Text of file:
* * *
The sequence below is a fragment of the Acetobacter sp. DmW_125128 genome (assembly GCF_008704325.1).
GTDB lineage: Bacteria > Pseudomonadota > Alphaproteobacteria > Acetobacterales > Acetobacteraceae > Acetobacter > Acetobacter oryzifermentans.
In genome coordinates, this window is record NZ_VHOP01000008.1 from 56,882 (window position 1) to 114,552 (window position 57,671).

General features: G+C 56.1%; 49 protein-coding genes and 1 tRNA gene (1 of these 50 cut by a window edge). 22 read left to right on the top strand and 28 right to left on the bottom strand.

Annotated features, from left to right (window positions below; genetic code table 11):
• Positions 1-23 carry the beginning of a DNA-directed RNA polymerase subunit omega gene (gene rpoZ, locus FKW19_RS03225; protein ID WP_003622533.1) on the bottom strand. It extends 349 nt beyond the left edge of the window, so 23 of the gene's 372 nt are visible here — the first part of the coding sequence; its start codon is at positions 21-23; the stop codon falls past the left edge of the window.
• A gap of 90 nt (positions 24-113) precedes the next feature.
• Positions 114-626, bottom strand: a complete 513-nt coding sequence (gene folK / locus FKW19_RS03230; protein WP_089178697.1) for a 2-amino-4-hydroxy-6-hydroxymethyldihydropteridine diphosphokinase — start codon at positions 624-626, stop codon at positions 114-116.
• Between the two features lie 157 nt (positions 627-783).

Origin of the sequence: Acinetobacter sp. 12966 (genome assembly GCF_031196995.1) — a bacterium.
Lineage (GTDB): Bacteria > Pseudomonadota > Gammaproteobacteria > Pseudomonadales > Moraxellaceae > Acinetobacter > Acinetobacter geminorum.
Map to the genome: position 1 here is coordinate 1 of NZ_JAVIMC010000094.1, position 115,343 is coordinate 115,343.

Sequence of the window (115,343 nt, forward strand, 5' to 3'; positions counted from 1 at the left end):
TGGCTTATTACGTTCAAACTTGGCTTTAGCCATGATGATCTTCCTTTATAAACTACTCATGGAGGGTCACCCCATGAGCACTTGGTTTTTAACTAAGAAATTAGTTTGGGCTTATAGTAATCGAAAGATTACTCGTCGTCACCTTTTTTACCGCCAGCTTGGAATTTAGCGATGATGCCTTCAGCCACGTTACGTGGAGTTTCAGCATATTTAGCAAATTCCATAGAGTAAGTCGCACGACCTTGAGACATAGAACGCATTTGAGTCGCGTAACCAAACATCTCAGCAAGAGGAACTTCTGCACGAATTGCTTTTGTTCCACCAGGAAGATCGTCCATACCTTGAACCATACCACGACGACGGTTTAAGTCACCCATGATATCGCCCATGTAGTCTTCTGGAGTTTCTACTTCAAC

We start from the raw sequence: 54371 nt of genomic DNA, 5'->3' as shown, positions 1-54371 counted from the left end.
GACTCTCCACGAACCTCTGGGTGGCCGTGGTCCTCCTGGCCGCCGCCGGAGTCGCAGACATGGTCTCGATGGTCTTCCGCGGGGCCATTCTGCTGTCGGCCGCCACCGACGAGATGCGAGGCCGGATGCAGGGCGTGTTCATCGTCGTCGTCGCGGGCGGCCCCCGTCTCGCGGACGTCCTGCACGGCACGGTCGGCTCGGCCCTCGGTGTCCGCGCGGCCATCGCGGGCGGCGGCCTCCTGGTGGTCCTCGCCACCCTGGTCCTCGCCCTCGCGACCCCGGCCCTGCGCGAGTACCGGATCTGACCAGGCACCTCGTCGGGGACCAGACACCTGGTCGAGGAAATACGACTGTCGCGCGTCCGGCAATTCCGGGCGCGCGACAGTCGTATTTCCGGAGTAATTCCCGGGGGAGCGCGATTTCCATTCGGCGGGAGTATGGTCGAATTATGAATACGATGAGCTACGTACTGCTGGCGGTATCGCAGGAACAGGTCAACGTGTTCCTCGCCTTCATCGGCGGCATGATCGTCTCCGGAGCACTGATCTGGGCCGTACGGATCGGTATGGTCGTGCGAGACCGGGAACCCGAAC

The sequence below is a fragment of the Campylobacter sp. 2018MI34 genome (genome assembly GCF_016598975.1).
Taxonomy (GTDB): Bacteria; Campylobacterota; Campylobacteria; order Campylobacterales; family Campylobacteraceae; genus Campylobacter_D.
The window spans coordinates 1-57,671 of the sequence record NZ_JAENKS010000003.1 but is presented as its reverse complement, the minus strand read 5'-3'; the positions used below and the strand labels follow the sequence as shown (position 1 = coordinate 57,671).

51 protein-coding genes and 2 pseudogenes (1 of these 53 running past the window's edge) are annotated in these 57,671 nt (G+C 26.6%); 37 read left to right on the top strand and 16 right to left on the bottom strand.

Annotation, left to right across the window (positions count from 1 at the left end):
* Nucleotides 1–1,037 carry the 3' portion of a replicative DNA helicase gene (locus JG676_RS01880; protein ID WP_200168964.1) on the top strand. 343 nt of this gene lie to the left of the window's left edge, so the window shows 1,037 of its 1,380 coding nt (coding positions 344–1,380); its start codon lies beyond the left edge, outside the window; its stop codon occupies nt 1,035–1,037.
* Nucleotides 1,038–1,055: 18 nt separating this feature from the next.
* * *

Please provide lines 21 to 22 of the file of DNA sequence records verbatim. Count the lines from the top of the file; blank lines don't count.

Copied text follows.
Annotation, left to right across the window (positions count from 1 at the left end):
* Nucleotides 1–1,037 carry the 3' portion of a replicative DNA helicase gene (locus JG676_RS01880; protein ID WP_200168964.1) on the top strand. 343 nt of this gene lie to the left of the window's left edge, so the window shows 1,037 of its 1,380 coding nt (coding positions 344–1,380); its start codon lies beyond the left edge, outside the window; its stop codon occupies nt 1,035–1,037.